The problem of Ukrainians’ lack of trust in state institutions remained unsolved for years. It was a primary reason behind two popular movements – the Orange Revolution in 2004, and the Maidan Revolution in 2014 – and it’s why Ukrainians demanded that their government move closer to the European Union.
A paradigm shift happened in 2014, when Russia first invaded Ukraine, annexing Crimea and occupying some parts of the Donbas region. Ukrainians grew to trust the army more than any other institution, but quickly discovered that their military was poorly equipped because of government corruption and mismanagement, as well as the alleged infiltration of Russian agents. That was the moment when agile, citizen-organized volontery truly stepped up, to do what state institutions could not.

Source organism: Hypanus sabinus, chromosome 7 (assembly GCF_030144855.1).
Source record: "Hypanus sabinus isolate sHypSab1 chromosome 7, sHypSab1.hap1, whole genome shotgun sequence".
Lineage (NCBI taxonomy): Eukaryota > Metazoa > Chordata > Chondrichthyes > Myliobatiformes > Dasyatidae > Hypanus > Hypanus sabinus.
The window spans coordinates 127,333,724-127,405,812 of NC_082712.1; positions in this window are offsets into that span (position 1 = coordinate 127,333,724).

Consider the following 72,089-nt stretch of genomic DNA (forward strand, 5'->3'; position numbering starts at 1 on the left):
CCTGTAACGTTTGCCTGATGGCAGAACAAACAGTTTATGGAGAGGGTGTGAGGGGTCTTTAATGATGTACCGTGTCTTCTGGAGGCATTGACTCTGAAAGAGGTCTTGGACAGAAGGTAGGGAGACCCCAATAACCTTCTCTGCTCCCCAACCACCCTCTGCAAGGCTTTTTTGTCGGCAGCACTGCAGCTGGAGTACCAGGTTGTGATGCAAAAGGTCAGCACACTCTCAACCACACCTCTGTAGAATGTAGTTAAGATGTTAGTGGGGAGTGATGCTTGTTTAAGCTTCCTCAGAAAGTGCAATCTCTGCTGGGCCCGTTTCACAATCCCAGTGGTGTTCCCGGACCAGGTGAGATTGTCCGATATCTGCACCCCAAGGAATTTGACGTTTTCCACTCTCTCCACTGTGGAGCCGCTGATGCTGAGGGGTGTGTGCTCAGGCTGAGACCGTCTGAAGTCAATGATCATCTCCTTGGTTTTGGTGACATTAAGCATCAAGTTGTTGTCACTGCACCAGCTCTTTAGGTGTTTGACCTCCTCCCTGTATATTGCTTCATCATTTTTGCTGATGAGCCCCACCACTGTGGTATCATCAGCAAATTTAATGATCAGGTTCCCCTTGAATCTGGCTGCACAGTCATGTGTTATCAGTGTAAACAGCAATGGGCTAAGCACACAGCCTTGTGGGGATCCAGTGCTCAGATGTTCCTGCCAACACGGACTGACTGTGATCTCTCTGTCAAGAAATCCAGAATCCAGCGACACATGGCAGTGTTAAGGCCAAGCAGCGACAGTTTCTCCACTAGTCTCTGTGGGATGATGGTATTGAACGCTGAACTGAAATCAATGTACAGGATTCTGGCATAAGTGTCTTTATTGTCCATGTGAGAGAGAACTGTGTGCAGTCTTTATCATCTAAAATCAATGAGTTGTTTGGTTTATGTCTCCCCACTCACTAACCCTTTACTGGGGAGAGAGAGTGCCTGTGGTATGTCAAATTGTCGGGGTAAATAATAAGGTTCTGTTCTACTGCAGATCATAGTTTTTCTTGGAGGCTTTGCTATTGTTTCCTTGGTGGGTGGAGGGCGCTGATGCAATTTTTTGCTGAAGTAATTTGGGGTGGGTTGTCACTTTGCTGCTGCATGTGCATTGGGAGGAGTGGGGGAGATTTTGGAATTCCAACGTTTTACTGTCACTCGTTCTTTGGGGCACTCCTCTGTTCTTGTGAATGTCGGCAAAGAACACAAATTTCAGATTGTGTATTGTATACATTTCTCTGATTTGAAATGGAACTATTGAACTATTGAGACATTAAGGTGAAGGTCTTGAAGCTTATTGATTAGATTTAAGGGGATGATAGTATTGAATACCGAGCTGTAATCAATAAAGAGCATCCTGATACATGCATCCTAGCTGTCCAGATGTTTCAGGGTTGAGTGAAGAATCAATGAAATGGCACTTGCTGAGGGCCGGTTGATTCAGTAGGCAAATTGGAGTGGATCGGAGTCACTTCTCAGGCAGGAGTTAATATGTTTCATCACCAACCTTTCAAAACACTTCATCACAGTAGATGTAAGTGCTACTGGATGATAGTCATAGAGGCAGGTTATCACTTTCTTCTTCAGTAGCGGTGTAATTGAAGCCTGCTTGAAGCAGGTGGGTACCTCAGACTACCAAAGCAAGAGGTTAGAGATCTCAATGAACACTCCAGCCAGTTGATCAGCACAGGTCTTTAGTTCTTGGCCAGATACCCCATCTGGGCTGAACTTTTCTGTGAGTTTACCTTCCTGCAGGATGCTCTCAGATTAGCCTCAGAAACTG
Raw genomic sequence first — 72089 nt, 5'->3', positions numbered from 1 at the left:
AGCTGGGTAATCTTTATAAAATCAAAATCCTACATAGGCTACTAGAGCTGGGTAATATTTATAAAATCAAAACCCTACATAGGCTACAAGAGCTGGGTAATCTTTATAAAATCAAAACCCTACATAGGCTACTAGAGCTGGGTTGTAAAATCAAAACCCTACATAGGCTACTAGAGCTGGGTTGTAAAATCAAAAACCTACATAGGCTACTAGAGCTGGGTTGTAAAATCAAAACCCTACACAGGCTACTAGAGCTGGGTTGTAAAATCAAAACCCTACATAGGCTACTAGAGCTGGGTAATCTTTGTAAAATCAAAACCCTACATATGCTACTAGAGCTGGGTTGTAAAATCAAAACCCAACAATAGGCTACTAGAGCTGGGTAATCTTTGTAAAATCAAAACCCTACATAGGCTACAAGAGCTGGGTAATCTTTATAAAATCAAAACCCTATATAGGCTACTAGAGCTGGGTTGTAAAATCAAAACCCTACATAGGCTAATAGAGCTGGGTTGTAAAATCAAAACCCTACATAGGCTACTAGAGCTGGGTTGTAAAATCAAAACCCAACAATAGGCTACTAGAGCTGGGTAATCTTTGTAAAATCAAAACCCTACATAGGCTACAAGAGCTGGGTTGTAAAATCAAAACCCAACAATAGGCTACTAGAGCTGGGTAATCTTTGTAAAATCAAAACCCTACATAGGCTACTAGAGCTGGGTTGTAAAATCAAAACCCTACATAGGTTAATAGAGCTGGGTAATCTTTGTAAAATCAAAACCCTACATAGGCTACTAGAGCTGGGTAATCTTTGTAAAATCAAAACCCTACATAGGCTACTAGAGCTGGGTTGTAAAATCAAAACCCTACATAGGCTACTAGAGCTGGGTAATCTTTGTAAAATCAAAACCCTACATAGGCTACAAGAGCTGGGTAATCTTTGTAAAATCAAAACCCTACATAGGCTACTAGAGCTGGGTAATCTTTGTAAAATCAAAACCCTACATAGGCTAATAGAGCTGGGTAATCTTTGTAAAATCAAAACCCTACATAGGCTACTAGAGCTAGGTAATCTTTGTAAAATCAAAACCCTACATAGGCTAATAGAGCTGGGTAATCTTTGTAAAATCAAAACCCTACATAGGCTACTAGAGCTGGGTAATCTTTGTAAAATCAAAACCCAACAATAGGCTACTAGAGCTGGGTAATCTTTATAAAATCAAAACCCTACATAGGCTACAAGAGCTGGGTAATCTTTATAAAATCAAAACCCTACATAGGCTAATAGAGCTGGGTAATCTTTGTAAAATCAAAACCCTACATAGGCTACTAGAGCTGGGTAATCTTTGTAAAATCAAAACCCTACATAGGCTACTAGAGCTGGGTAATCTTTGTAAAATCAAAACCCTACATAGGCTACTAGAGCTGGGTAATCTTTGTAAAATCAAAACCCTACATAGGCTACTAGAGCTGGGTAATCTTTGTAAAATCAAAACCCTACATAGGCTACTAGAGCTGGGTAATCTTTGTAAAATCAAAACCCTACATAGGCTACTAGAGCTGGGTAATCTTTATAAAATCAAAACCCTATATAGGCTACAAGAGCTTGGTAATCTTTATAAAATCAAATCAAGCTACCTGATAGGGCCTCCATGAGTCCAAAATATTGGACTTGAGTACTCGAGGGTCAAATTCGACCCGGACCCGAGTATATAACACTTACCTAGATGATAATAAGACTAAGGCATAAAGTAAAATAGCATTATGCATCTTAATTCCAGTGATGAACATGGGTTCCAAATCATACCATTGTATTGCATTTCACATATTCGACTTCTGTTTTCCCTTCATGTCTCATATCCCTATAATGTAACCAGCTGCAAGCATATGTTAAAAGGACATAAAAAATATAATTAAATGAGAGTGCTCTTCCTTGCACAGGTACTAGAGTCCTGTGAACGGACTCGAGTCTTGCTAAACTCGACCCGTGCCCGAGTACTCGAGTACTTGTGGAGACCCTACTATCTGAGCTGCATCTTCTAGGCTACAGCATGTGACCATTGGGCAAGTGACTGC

Regular people who had previously not been engaged in any civic activity started to collect donations and equip their army with everything they could deliver, from uniforms to ammunition. They were fast, competent and
inclusive. The volunteer movement gave every Ukrainian a possibility to become a part of a vast force that was supporting its troops and boosting its morale. Soon, the volontery became one of the most trusted institutions in the country, just after the army they supported.